The Leadership of Change

In the past, leaders worked hard to persuade others to change. Nearly everyone now accepts that change is a given. Today’s leaders must help people determine how to change.

As one of the leaders of your school, you must teach others how to successfully change. Your school’s sustainability depends on changing at a speed slightly ahead of the world around your school. When someone (board member, staff member, donor, volunteer, or other stakeholder) is slow to change, it slows your school’s change process and threatens your school’s sustainability.

The starting point is to recast change as evolution. Species must evolve to survive. That means traits must change to better fit with the new world that is emerging. Luckily, humans can evolve by choice as individuals rather than hoping the next generation develops the traits necessary to thrive.

As a leader, you need to be constantly assessing each of your school’s stakeholders and identifying the new capabilities needed by each individual. In addition, you must be able to communicate the value of those capabilities to the individual, the students, and the community. When the stakeholders understand the value for themselves and others, they will have a compelling reason to develop the capabilities you recommend. Implied by this process is your willingness to invest in the individual (education, mentoring, training, etc.).

As a leader, you must also be willing to place the development of the stakeholder ahead of the short-term demands of the budget. Evolution is nature’s investment in the sustainability of the species. Just like with nature, when your school’s evolution is successful, it ensures sustainability and creates the potential to thrive at a new level. Successful evolution pays big dividends.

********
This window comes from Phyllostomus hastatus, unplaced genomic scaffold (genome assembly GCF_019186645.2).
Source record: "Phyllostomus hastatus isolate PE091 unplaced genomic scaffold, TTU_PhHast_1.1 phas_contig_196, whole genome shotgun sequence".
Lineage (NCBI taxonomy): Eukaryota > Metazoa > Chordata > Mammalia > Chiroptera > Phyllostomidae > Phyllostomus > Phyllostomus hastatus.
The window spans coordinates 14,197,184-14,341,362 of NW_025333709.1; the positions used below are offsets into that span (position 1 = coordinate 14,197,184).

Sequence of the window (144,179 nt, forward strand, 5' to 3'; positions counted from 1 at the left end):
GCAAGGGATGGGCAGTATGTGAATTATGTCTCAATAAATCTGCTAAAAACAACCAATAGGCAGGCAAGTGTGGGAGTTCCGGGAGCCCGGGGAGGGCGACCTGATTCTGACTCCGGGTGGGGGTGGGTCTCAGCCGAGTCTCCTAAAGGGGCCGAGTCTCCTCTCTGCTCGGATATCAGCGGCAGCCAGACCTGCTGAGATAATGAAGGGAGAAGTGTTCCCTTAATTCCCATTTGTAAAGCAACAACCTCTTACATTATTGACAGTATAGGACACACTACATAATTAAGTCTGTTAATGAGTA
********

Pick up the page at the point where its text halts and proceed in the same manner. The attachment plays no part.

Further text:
When your assessment identifies capabilities that are mission-centric, raises program effectiveness, increases student success, and creates additional value for your community, your school will enjoy increased sustainability and your school, students, community, and stakeholders will be able to thrive at a new level.

Next Step:

Determine the new mission-centric capabilities each of your stakeholders must develop

Share with each stakeholder how the new capabilities will create added value for the stakeholder, your students, and your community

Partner with the stakeholders by investing in the development of their capabilities

Focus on the long-term value created by the new capabilities rather than the short-term impact of the investment

It is hard for many board members to remember that each stakeholder is an asset. It is easy for them to recognize the value of staff members yet Christian schools seldom talk about the value of their volunteers, referral sources, advocates, or others. The value of donors is often assessed based upon their gifts. However, their increasing generosity, retention (loyalty), engagement, and willingness to recruit others are usually more valuable than their financial support. Donors need their capabilities nurtured just as much as anyone else.

Helping each of your stakeholders to grow is one of the best ways to say thank you and demonstrate how much you value them as individuals.

Take It Further:

Remind your board quarterly, with anecdotes and statistics, how valuable each of your stakeholder groups are

Remind your board that any asset worth having is worth investing in to sustain its relevance and increase its value

Work with your board to create a five-year strategy for asset development which includes new capabilities needed by each stakeholder group as well as the capacity of your facilities, the features of your technology, and growth of each stakeholder group


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